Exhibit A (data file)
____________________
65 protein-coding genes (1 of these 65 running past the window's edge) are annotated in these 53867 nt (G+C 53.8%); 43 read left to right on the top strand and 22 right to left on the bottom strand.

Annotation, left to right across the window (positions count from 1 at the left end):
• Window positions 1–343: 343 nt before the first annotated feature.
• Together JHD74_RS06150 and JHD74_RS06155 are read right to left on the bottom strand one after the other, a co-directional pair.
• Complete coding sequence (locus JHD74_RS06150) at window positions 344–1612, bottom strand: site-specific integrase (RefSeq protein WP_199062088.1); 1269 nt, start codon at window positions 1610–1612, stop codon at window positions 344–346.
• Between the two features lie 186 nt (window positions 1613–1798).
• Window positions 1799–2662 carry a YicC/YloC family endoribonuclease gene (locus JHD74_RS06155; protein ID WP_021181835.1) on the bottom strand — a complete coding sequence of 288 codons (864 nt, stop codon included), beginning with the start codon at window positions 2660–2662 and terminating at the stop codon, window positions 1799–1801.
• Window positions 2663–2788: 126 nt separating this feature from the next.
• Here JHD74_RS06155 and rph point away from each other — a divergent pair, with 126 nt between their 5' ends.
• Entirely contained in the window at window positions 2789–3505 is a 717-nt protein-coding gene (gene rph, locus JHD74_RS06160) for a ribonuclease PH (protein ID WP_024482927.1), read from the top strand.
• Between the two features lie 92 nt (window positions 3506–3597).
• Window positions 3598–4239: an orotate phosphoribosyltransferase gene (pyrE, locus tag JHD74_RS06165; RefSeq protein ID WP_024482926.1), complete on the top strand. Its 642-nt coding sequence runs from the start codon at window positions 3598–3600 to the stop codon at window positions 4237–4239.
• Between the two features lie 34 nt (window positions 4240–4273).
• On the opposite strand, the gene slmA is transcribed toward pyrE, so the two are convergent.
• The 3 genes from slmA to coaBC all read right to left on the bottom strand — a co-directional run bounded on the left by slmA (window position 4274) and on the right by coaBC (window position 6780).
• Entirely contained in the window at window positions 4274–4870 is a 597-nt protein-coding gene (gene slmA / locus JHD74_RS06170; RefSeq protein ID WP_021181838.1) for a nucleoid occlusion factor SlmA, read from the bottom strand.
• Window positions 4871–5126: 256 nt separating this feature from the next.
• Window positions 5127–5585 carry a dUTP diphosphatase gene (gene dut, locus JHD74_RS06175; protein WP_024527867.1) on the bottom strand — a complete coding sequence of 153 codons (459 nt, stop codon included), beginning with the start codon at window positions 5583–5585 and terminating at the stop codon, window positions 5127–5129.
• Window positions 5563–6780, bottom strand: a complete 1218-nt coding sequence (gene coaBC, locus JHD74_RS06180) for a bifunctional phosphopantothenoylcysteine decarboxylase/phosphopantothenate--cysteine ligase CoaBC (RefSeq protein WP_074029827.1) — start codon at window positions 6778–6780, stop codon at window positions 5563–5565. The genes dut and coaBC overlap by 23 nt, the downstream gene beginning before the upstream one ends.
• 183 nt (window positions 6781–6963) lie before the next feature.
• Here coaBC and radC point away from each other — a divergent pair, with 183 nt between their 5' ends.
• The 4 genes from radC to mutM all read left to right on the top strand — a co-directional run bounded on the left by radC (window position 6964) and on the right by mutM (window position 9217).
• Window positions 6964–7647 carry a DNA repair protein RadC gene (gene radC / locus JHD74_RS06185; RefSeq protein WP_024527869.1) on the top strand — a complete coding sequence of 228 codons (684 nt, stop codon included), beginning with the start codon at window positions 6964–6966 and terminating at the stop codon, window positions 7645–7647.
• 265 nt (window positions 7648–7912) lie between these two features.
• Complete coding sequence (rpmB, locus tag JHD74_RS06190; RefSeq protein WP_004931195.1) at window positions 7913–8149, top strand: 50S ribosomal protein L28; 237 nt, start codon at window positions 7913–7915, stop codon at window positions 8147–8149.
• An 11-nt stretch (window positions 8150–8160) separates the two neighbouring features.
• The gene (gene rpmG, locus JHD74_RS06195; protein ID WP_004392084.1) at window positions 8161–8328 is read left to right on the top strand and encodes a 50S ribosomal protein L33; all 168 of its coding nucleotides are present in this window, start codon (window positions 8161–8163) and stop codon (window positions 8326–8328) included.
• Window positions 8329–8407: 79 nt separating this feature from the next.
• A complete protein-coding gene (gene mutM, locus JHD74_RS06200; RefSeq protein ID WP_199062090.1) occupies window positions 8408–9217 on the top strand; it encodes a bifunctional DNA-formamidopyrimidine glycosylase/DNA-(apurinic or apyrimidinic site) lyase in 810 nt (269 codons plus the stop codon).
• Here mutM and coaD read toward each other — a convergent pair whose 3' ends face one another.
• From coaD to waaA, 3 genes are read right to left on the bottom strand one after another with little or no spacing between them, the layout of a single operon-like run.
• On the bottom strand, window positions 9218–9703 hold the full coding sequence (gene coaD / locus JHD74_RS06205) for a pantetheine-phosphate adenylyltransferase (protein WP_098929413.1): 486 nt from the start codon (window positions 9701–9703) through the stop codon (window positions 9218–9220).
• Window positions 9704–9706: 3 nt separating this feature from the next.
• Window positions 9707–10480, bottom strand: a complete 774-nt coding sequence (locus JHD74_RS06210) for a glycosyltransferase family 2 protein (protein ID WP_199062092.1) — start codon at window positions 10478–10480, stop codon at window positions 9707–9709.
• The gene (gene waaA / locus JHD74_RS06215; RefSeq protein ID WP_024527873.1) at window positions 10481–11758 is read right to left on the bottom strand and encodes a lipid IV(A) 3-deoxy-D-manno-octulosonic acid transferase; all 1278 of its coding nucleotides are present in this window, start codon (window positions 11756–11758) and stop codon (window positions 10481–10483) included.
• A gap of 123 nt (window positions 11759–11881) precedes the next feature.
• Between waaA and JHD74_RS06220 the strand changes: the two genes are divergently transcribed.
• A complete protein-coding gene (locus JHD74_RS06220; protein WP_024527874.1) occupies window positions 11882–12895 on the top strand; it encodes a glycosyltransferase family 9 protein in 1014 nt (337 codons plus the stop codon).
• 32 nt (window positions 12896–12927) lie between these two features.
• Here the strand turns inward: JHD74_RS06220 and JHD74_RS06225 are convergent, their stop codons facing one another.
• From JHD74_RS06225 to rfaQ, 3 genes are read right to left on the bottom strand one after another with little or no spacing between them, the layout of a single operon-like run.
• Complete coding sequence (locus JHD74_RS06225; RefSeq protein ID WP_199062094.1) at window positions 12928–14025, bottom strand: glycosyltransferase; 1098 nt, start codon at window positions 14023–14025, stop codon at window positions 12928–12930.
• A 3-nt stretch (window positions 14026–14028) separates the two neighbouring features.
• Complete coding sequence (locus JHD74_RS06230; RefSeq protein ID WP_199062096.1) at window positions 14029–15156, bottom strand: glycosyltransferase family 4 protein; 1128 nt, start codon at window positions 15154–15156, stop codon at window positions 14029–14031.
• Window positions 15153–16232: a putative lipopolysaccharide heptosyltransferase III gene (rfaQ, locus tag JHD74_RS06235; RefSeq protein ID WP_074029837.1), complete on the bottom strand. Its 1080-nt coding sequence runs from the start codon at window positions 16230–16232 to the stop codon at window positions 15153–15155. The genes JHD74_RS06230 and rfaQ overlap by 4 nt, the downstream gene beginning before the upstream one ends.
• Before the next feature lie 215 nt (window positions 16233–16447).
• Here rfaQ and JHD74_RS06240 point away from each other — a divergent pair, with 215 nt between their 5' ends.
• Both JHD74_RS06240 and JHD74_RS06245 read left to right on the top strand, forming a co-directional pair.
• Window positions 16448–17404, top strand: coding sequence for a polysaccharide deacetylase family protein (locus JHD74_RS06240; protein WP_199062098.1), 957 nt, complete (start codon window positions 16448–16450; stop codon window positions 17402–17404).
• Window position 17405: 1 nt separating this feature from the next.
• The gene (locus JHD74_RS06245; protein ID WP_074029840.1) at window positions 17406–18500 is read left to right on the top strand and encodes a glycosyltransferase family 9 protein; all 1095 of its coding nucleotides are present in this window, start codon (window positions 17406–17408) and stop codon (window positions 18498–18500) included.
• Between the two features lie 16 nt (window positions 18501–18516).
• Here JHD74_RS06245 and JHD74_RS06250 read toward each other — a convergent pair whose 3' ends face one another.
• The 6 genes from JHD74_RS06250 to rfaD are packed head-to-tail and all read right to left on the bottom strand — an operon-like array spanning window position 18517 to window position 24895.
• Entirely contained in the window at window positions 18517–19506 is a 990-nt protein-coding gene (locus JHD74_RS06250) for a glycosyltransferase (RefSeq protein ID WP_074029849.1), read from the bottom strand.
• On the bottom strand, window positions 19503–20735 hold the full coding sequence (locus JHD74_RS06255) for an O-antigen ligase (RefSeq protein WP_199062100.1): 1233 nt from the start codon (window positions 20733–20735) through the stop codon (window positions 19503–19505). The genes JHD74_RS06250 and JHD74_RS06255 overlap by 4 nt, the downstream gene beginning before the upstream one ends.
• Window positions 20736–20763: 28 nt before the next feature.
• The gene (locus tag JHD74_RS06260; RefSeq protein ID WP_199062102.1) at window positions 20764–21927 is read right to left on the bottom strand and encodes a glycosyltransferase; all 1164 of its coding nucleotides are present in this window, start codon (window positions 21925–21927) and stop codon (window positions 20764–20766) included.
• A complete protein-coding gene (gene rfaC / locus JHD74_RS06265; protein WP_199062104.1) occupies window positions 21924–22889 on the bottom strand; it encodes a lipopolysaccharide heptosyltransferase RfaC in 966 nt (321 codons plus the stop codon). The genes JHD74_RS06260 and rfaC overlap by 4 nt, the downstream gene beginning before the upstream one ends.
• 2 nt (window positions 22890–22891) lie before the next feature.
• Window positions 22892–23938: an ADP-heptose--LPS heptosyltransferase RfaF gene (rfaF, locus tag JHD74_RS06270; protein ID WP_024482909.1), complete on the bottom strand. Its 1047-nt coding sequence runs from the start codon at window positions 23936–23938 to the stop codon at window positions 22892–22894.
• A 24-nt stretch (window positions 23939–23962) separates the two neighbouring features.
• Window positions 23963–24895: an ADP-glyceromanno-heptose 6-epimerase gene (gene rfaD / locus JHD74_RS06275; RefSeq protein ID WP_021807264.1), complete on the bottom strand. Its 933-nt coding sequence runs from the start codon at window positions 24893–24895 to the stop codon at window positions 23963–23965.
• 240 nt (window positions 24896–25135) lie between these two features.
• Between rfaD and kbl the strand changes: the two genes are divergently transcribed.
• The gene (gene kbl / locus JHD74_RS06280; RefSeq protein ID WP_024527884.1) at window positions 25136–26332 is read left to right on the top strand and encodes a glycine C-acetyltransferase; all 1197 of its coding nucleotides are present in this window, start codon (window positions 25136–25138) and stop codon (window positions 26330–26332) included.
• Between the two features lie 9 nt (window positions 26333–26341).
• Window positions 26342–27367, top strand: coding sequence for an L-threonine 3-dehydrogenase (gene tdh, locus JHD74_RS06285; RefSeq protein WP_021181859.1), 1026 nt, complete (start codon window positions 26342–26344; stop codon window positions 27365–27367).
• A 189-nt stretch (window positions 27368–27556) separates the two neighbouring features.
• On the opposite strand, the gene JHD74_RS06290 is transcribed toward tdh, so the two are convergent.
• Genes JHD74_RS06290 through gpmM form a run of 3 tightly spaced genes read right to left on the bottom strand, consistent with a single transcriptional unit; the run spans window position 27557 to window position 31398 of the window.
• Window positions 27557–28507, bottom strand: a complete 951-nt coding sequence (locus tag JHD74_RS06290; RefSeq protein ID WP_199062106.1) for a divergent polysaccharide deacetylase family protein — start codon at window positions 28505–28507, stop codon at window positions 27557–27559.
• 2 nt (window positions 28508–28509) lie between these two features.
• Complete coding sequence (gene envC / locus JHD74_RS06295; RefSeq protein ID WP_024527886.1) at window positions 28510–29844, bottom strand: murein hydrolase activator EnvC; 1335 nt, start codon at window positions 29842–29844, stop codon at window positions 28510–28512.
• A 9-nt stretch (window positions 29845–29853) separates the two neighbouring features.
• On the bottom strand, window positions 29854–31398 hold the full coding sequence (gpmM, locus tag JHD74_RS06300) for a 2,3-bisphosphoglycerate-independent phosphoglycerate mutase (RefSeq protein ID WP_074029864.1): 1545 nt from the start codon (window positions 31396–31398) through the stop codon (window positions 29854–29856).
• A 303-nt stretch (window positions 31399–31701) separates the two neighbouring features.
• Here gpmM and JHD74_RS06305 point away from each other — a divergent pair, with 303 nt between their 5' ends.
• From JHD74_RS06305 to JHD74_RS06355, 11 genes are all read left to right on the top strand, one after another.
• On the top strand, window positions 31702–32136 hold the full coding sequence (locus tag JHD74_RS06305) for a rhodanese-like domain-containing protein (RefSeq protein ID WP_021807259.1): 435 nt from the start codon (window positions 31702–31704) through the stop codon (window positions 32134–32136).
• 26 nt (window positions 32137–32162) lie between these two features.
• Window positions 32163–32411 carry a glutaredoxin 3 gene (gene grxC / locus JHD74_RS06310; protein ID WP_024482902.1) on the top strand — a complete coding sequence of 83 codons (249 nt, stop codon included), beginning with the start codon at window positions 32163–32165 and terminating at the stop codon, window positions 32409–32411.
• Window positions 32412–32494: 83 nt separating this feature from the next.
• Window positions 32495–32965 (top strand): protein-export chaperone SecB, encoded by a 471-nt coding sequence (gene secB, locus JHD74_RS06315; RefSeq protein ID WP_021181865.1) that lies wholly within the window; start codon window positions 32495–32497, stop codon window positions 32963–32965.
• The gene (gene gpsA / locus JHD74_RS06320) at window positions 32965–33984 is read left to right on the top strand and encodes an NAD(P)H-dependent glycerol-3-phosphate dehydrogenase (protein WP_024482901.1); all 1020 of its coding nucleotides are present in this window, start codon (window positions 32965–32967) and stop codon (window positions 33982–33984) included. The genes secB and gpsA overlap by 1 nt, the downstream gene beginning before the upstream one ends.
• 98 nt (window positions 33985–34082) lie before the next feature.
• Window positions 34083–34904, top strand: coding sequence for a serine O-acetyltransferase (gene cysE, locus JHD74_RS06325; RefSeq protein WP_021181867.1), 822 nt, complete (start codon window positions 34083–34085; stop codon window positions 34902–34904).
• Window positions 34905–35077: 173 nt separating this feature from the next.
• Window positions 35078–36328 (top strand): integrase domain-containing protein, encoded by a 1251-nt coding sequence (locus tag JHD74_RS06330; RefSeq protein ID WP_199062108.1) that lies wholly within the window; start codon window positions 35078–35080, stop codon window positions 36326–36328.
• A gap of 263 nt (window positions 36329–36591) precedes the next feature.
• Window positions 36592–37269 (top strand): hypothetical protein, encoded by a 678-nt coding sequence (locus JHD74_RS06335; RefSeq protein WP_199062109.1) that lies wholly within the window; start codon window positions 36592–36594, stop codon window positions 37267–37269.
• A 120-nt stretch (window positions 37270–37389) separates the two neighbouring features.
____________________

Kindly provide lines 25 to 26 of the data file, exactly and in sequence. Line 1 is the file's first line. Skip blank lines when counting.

• Complete coding sequence (rpmB, locus tag JHD74_RS06190; RefSeq protein WP_004931195.1) at window positions 7913–8149, top strand: 50S ribosomal protein L28; 237 nt, start codon at window positions 7913–7915, stop codon at window positions 8147–8149.
• An 11-nt stretch (window positions 8150–8160) separates the two neighbouring features.